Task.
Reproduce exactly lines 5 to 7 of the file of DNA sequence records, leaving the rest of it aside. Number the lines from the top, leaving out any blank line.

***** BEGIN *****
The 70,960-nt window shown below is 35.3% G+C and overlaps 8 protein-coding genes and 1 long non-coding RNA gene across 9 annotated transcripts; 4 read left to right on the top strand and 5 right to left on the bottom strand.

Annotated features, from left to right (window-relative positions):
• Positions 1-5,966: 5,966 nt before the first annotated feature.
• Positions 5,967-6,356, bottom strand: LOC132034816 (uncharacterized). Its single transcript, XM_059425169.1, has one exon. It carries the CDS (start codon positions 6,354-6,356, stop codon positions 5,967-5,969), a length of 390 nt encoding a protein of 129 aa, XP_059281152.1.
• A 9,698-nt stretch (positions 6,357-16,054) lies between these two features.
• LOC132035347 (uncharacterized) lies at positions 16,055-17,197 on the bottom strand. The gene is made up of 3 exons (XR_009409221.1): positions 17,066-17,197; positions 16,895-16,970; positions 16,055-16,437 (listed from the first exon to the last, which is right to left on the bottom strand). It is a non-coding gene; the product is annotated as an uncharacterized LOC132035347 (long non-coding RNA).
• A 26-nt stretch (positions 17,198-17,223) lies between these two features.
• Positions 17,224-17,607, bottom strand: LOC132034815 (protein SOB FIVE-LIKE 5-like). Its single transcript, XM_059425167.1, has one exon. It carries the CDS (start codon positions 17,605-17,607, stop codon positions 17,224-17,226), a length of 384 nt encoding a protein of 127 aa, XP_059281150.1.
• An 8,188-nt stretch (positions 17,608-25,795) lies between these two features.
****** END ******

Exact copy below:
• A 9,698-nt stretch (positions 6,357-16,054) lies between these two features.
• LOC132035347 (uncharacterized) lies at positions 16,055-17,197 on the bottom strand. The gene is made up of 3 exons (XR_009409221.1): positions 17,066-17,197; positions 16,895-16,970; positions 16,055-16,437 (listed from the first exon to the last, which is right to left on the bottom strand). It is a non-coding gene; the product is annotated as an uncharacterized LOC132035347 (long non-coding RNA).
• A 26-nt stretch (positions 17,198-17,223) lies between these two features.